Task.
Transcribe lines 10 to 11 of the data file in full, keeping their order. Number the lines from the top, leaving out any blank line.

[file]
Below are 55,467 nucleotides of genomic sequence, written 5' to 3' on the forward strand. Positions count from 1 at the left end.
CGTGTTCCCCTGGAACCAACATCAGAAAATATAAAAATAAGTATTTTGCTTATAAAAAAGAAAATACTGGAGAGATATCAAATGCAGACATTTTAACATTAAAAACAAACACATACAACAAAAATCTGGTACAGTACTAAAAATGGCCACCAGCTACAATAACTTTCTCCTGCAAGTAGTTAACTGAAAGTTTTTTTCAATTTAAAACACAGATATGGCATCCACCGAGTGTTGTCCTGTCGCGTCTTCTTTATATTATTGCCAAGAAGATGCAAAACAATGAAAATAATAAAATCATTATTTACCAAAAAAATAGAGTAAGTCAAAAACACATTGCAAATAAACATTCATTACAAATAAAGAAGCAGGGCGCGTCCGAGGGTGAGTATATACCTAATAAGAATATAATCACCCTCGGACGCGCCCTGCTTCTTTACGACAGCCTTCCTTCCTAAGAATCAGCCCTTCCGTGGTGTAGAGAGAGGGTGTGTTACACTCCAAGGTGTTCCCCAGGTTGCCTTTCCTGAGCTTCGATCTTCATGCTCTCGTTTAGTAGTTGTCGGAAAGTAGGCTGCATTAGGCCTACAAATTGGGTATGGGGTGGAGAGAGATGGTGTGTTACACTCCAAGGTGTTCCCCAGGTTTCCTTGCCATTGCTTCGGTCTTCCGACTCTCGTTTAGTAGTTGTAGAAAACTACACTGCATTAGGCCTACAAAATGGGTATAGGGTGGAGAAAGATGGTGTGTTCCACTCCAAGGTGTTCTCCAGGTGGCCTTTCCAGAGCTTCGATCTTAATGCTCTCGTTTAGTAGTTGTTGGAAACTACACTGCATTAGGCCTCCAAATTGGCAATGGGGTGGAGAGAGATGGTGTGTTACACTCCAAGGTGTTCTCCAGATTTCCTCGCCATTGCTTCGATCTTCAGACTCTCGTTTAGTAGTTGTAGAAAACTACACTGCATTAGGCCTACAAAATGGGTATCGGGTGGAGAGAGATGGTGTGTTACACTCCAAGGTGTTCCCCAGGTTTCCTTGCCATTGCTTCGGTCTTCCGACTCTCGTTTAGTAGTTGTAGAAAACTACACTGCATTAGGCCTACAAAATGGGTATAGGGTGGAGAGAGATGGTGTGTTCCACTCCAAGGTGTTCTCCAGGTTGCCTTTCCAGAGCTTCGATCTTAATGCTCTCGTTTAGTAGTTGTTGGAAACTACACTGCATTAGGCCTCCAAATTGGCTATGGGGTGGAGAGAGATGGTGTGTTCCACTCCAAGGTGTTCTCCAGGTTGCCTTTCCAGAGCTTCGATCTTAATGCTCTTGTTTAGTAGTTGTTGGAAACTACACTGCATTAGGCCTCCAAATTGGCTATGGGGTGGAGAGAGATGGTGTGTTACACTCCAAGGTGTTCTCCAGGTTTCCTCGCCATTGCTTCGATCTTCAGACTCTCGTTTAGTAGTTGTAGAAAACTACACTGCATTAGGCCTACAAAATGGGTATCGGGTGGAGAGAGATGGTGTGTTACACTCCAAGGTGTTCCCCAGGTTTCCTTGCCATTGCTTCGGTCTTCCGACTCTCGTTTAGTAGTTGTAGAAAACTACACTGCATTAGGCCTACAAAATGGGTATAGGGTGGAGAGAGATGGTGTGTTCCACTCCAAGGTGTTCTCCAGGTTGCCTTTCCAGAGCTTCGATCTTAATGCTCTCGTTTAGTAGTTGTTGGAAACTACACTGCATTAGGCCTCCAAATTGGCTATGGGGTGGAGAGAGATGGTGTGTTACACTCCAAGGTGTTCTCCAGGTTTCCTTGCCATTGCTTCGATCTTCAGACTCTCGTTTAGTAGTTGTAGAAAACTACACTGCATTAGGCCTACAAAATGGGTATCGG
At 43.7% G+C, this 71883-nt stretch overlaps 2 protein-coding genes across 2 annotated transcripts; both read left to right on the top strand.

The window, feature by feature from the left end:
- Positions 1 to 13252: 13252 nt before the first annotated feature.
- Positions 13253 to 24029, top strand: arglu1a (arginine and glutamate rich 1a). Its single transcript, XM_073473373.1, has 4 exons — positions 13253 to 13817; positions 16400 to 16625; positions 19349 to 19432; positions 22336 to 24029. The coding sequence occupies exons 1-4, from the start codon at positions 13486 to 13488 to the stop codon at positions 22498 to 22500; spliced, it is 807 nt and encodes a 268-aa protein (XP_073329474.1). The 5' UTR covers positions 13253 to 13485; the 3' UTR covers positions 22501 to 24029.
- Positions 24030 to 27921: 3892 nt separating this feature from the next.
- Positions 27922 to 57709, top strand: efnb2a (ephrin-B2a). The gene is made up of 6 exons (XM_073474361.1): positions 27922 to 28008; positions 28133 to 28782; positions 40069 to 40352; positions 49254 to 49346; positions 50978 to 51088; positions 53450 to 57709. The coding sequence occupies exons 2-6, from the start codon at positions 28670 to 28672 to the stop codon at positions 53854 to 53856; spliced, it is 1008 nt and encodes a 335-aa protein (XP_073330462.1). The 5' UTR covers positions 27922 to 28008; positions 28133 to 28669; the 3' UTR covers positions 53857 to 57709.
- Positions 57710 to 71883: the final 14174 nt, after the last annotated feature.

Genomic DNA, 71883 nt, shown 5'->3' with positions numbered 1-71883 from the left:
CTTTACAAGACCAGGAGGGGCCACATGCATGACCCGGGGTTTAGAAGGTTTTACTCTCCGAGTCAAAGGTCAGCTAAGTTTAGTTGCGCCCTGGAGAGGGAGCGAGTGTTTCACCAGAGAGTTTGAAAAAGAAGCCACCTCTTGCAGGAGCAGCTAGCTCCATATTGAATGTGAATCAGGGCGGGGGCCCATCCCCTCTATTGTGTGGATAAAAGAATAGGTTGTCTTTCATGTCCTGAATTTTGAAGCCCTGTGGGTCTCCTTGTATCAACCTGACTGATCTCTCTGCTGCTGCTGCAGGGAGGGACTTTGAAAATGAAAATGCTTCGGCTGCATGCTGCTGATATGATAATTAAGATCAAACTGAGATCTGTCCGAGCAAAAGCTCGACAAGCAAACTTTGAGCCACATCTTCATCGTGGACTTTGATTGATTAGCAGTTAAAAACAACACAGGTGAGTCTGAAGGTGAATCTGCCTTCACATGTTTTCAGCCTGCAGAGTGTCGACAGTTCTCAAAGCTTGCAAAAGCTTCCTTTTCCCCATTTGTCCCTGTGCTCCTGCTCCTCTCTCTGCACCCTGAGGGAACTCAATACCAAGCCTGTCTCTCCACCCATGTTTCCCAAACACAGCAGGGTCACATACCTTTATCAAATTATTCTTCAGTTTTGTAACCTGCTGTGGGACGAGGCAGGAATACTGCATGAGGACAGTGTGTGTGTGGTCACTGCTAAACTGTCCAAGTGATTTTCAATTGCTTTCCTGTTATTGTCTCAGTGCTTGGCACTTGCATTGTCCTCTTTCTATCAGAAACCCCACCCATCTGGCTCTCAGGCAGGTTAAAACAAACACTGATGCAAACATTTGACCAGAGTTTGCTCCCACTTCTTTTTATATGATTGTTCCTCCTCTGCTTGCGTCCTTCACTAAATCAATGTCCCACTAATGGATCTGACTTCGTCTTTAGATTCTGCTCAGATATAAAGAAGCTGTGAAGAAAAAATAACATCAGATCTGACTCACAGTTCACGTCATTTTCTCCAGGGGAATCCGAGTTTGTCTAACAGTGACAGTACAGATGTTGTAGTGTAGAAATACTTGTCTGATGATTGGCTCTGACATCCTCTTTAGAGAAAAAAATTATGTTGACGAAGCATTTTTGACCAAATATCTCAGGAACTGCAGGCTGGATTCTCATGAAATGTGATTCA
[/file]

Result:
Genomic DNA, 71883 nt, shown 5'->3' with positions numbered 1-71883 from the left:
CTTTACAAGACCAGGAGGGGCCACATGCATGACCCGGGGTTTAGAAGGTTTTACTCTCCGAGTCAAAGGTCAGCTAAGTTTAGTTGCGCCCTGGAGAGGGAGCGAGTGTTTCACCAGAGAGTTTGAAAAAGAAGCCACCTCTTGCAGGAGCAGCTAGCTCCATATTGAATGTGAATCAGGGCGGGGGCCCATCCCCTCTATTGTGTGGATAAAAGAATAGGTTGTCTTTCATGTCCTGAATTTTGAAGCCCTGTGGGTCTCCTTGTATCAACCTGACTGATCTCTCTGCTGCTGCTGCAGGGAGGGACTTTGAAAATGAAAATGCTTCGGCTGCATGCTGCTGATATGATAATTAAGATCAAACTGAGATCTGTCCGAGCAAAAGCTCGACAAGCAAACTTTGAGCCACATCTTCATCGTGGACTTTGATTGATTAGCAGTTAAAAACAACACAGGTGAGTCTGAAGGTGAATCTGCCTTCACATGTTTTCAGCCTGCAGAGTGTCGACAGTTCTCAAAGCTTGCAAAAGCTTCCTTTTCCCCATTTGTCCCTGTGCTCCTGCTCCTCTCTCTGCACCCTGAGGGAACTCAATACCAAGCCTGTCTCTCCACCCATGTTTCCCAAACACAGCAGGGTCACATACCTTTATCAAATTATTCTTCAGTTTTGTAACCTGCTGTGGGACGAGGCAGGAATACTGCATGAGGACAGTGTGTGTGTGGTCACTGCTAAACTGTCCAAGTGATTTTCAATTGCTTTCCTGTTATTGTCTCAGTGCTTGGCACTTGCATTGTCCTCTTTCTATCAGAAACCCCACCCATCTGGCTCTCAGGCAGGTTAAAACAAACACTGATGCAAACATTTGACCAGAGTTTGCTCCCACTTCTTTTTATATGATTGTTCCTCCTCTGCTTGCGTCCTTCACTAAATCAATGTCCCACTAATGGATCTGACTTCGTCTTTAGATTCTGCTCAGATATAAAGAAGCTGTGAAGAAAAAATAACATCAGATCTGACTCACAGTTCACGTCATTTTCTCCAGGGGAATCCGAGTTTGTCTAACAGTGACAGTACAGATGTTGTAGTGTAGAAATACTTGTCTGATGATTGGCTCTGACATCCTCTTTAGAGAAAAAAATTATGTTGACGAAGCATTTTTGACCAAATATCTCAGGAACTGCAGGCTGGATTCTCATGAAATGTGATTCA